I’m a committed amateur…I’m not blazing fast, but I’ve held my own in a few entry-level races. I’ll average around 20 mph on a flat trail over the course of an hour if I’m not trying to kill myself…like I would on a commute. My wife is more of a 16-17 mph type, and she works as hard as I do. These are both road bikes, by the way. For comparison’s sake, you’ll want to knock off a couple mph for the mountian bike penalty.
But in the end, speed isn’t important. It’s effort. And the best way to measure that would be to get a heart rate monitor. They can be had for around $30 and up. Get one, and play with it a whiel to learn what your ranges are. You need to your own key numbers for various phases:
“I’m not even breaking a sweat” (120 for me)
“I could do this all day, but I can tell I’m getting a workout” (140-165)
“I can only hold this for a short while” (170s)
“I’m going to die any second now” (185)
You numbers will be different. But knowing them will let you figure out how effect any given workout will be. I definite recommend one if you’re cycling for fitness’s sake.
ETA: You can use the satellite view on the gmap-pedometer to trace over the bike path. (Assuming you’ve got high enough resolution over your path to see the trail.)
Okay, I called up a friend who’s a bike path junkie and lives just up the street from me. She says it’s a smidge over eight miles, and I did the round trip minus the last quarter mile which necessitates a long wait for crossing a big intersection, today in a hair over forty minutes. Round it all around and say 15 miles in 45 minutes, does that sound plausible?
I will check into heart rate monitors, for sure. The one built into my elliptical doesn’t seem to be consistent at all. I’ll also play with the gears on my next ride.
This has mostly been my husband’s commuter bike. I’m enjoying the ride so much I’m thinking about getting one of my own–any recommendations or suggestions?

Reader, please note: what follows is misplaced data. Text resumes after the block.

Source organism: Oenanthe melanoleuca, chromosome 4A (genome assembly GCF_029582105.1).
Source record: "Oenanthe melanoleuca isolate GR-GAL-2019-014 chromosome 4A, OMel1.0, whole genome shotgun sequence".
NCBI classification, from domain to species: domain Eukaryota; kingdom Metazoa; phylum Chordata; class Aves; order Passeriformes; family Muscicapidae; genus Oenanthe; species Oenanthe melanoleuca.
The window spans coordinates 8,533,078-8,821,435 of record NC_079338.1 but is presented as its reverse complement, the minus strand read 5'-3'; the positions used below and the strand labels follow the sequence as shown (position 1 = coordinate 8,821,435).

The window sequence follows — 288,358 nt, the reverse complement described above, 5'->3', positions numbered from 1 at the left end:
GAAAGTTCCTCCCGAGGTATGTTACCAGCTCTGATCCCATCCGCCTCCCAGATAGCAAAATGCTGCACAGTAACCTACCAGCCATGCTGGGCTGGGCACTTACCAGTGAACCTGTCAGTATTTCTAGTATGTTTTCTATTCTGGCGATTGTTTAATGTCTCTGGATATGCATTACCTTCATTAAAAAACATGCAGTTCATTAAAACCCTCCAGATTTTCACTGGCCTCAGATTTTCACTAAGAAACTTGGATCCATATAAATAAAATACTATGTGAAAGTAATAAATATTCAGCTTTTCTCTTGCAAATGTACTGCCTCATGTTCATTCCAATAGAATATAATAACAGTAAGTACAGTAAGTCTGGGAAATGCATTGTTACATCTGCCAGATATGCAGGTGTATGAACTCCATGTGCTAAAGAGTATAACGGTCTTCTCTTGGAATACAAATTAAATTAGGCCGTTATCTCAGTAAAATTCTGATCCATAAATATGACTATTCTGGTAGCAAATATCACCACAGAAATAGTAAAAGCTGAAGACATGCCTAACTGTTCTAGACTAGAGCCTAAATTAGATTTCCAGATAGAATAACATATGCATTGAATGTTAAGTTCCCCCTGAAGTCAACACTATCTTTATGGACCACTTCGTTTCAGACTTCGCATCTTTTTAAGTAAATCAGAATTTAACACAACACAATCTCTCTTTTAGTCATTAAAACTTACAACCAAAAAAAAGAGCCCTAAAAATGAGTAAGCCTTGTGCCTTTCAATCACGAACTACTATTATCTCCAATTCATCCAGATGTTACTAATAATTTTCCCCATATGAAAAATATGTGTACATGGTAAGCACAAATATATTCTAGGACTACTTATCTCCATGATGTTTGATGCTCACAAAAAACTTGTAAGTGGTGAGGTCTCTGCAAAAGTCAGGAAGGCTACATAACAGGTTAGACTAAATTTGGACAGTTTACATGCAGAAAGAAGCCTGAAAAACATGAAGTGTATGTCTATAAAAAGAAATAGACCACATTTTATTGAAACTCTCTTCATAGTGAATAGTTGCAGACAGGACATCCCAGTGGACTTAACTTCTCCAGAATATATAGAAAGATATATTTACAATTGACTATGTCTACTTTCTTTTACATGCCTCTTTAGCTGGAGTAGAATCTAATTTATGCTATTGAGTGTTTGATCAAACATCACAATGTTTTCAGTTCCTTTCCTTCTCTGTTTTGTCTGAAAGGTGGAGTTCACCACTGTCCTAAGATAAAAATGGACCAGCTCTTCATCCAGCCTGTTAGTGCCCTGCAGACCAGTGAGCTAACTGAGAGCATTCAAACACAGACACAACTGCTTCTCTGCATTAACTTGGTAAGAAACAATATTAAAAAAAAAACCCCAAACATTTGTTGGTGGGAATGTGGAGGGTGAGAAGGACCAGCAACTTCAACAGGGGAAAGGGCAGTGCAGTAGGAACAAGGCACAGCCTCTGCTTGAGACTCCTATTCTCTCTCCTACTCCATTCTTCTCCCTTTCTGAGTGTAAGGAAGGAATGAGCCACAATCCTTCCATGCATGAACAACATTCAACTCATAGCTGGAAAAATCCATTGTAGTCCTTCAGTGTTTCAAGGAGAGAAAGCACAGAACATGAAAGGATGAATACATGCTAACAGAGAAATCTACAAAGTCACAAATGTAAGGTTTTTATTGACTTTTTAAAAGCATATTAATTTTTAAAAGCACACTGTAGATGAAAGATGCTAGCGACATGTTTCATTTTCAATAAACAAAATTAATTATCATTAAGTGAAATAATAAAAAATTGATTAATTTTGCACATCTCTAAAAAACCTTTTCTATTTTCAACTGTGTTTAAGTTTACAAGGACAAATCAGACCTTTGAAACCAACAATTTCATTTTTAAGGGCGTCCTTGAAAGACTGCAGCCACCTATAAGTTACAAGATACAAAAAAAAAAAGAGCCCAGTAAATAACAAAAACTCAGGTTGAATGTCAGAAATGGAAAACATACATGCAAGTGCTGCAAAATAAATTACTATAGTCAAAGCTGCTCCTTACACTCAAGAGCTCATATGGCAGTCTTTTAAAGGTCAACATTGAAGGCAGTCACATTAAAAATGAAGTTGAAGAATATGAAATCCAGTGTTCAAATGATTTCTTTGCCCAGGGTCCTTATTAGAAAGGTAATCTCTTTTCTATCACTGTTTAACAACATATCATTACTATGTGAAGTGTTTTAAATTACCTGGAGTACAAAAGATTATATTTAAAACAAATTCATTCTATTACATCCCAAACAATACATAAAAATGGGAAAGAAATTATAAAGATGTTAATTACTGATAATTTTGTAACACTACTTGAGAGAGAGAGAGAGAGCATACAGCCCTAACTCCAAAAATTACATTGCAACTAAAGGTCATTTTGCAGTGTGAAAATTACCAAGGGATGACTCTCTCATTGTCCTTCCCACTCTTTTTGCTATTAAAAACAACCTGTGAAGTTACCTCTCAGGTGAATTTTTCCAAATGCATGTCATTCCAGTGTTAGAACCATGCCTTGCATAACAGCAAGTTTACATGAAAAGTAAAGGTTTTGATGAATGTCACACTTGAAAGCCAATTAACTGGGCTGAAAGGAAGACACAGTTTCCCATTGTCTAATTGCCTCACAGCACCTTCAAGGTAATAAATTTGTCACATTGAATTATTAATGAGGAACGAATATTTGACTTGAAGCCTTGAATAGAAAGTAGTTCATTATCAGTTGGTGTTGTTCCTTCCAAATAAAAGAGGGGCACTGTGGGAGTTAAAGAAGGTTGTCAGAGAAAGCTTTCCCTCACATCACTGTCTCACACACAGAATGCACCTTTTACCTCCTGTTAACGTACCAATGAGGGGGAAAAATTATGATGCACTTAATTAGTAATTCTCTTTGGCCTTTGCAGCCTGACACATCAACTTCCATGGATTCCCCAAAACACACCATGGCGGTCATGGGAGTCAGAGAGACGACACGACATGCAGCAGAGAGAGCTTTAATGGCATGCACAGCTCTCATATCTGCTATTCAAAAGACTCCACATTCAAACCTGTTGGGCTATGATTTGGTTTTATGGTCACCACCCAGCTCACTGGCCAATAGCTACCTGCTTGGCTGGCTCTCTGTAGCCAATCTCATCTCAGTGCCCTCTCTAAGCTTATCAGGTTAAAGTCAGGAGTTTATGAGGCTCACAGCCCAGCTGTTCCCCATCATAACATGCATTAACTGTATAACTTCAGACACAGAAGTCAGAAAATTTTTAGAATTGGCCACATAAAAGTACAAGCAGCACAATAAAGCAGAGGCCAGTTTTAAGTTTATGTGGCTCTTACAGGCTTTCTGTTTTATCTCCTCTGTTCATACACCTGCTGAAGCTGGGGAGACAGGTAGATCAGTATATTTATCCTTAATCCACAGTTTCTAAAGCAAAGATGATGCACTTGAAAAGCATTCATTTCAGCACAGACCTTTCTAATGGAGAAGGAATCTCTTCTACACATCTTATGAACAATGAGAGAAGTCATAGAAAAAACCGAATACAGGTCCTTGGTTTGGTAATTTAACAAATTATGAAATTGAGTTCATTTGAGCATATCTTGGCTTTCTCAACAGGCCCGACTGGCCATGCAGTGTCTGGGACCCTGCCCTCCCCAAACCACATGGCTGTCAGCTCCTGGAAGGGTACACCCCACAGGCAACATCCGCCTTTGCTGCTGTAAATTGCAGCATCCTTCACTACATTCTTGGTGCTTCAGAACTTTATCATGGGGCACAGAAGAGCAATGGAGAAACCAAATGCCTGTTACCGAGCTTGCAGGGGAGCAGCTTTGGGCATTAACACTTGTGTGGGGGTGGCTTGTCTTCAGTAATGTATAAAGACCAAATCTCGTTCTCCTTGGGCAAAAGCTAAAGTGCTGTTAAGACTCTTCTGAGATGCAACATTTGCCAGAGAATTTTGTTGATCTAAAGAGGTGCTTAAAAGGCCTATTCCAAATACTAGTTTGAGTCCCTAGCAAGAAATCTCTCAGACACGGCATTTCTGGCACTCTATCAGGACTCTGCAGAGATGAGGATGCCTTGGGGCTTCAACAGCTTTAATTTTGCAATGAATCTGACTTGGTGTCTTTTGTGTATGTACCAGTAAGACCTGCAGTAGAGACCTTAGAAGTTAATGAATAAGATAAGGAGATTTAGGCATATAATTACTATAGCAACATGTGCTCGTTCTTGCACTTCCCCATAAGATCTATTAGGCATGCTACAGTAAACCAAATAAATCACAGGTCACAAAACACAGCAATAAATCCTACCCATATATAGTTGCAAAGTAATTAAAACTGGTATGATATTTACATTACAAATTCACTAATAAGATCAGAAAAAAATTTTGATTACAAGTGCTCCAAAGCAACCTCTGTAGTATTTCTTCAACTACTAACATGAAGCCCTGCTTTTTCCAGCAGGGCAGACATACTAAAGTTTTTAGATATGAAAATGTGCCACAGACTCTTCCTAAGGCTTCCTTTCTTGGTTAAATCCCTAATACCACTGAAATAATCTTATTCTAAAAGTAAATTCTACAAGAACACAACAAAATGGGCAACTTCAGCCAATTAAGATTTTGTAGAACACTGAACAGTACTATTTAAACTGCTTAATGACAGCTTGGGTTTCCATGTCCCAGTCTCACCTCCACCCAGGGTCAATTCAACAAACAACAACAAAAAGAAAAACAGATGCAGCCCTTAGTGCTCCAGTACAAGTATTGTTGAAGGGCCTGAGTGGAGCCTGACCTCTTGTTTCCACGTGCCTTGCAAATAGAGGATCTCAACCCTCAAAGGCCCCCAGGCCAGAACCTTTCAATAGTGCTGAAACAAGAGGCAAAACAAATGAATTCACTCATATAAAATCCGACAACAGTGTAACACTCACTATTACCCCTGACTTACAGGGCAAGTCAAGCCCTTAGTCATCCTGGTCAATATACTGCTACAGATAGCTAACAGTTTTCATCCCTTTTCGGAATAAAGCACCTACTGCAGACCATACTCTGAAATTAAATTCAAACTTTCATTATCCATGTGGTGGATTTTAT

Fifteen miles in 45 minutes does sound surprisingly fast for riding along a bike path, especially on a mountain bike. I do a fair amount of cycling, and on flattish roads I rarely average more than 16mph on my MTB. Maintaining 20mph on a flat road requires a LOT of effort, and there is no way I could average 20mph for 45 minutes, certainly not on a cheap and cheerful fat-tyred MTB.
Incidentally, the question “most efficient way to burn calories” is something of an oxymoron, as efficiency normally means doing something for LESS energy. So I agree with other posters who say that the most efficient way is the way that you enjoy and will continue to do, even if it doesn’t burn quite as many calories.
If you are overweight, then cycling is a good form of exercise, as it puts less strain on your joints than jogging, say. Have you considered swimming? Of course, that would depend on having a poll nearby.
I suppose I meant “time efficient”–if I have to bike for an hour and a half to burn the same number of calories as a half-hour on the elliptical, it’s a less time-efficient pursuit, no?
Yes, street running hurts my knees quite a bit after a while, that’s one reason I bought the elliptical. I love the elliptical machine workout, but goddamn that’s one mind-numbing half-hour. I love love love to swim, but using the community swim center here is very expensive–sucks, that, because it’s half a block from my house.
Also, the idea of wearing a bathing suit in public makes me break out in hives.